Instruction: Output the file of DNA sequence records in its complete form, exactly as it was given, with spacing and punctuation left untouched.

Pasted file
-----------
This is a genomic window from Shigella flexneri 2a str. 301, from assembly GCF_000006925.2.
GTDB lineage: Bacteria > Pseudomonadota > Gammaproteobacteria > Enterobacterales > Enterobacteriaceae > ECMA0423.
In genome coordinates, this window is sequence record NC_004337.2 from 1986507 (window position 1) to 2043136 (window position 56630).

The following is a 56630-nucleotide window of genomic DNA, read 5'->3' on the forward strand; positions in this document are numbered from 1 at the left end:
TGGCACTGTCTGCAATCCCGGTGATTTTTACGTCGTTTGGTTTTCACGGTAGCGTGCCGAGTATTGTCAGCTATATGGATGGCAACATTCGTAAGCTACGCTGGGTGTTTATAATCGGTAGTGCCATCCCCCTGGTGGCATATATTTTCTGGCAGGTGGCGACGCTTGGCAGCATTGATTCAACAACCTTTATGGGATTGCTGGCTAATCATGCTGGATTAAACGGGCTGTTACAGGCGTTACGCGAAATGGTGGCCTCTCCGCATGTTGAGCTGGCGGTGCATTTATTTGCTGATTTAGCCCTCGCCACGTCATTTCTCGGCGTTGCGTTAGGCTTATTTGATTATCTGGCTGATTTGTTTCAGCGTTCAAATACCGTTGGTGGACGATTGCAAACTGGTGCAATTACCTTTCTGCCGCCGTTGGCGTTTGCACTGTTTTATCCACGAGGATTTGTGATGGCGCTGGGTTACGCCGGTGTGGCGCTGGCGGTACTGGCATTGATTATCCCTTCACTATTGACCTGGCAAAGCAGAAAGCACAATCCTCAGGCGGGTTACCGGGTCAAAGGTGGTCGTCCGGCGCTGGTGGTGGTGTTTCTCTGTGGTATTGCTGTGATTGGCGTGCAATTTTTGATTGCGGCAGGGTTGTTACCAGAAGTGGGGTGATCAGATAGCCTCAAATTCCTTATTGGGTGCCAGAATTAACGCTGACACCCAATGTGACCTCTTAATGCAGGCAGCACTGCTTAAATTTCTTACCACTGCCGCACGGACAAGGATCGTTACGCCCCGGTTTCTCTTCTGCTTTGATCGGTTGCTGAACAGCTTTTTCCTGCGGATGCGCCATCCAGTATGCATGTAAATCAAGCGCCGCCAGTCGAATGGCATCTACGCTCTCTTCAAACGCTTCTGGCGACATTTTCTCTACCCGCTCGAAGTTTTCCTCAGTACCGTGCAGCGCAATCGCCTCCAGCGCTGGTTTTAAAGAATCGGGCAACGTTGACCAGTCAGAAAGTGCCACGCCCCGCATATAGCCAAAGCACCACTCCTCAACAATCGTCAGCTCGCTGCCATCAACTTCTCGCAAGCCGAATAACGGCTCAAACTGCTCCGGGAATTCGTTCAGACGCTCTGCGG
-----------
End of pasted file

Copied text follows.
This is a genomic window from Shigella flexneri 2a str. 301, from assembly GCF_000006925.2.
GTDB lineage: Bacteria > Pseudomonadota > Gammaproteobacteria > Enterobacterales > Enterobacteriaceae > ECMA0423.
In genome coordinates, this window is sequence record NC_004337.2 from 1986507 (window position 1) to 2043136 (window position 56630).

The following is a 56630-nucleotide window of genomic DNA, read 5'->3' on the forward strand; positions in this document are numbered from 1 at the left end:
TGGCACTGTCTGCAATCCCGGTGATTTTTACGTCGTTTGGTTTTCACGGTAGCGTGCCGAGTATTGTCAGCTATATGGATGGCAACATTCGTAAGCTACGCTGGGTGTTTATAATCGGTAGTGCCATCCCCCTGGTGGCATATATTTTCTGGCAGGTGGCGACGCTTGGCAGCATTGATTCAACAACCTTTATGGGATTGCTGGCTAATCATGCTGGATTAAACGGGCTGTTACAGGCGTTACGCGAAATGGTGGCCTCTCCGCATGTTGAGCTGGCGGTGCATTTATTTGCTGATTTAGCCCTCGCCACGTCATTTCTCGGCGTTGCGTTAGGCTTATTTGATTATCTGGCTGATTTGTTTCAGCGTTCAAATACCGTTGGTGGACGATTGCAAACTGGTGCAATTACCTTTCTGCCGCCGTTGGCGTTTGCACTGTTTTATCCACGAGGATTTGTGATGGCGCTGGGTTACGCCGGTGTGGCGCTGGCGGTACTGGCATTGATTATCCCTTCACTATTGACCTGGCAAAGCAGAAAGCACAATCCTCAGGCGGGTTACCGGGTCAAAGGTGGTCGTCCGGCGCTGGTGGTGGTGTTTCTCTGTGGTATTGCTGTGATTGGCGTGCAATTTTTGATTGCGGCAGGGTTGTTACCAGAAGTGGGGTGATCAGATAGCCTCAAATTCCTTATTGGGTGCCAGAATTAACGCTGACACCCAATGTGACCTCTTAATGCAGGCAGCACTGCTTAAATTTCTTACCACTGCCGCACGGACAAGGATCGTTACGCCCCGGTTTCTCTTCTGCTTTGATCGGTTGCTGAACAGCTTTTTCCTGCGGATGCGCCATCCAGTATGCATGTAAATCAAGCGCCGCCAGTCGAATGGCATCTACGCTCTCTTCAAACGCTTCTGGCGACATTTTCTCTACCCGCTCGAAGTTTTCCTCAGTACCGTGCAGCGCAATCGCCTCCAGCGCTGGTTTTAAAGAATCGGGCAACGTTGACCAGTCAGAAAGTGCCACGCCCCGCATATAGCCAAAGCACCACTCCTCAACAATCGTCAGCTCGCTGCCATCAACTTCTCGCAAGCCGAATAACGGCTCAAACTGCTCCGGGAATTCGTTCAGACGCTCTGCGG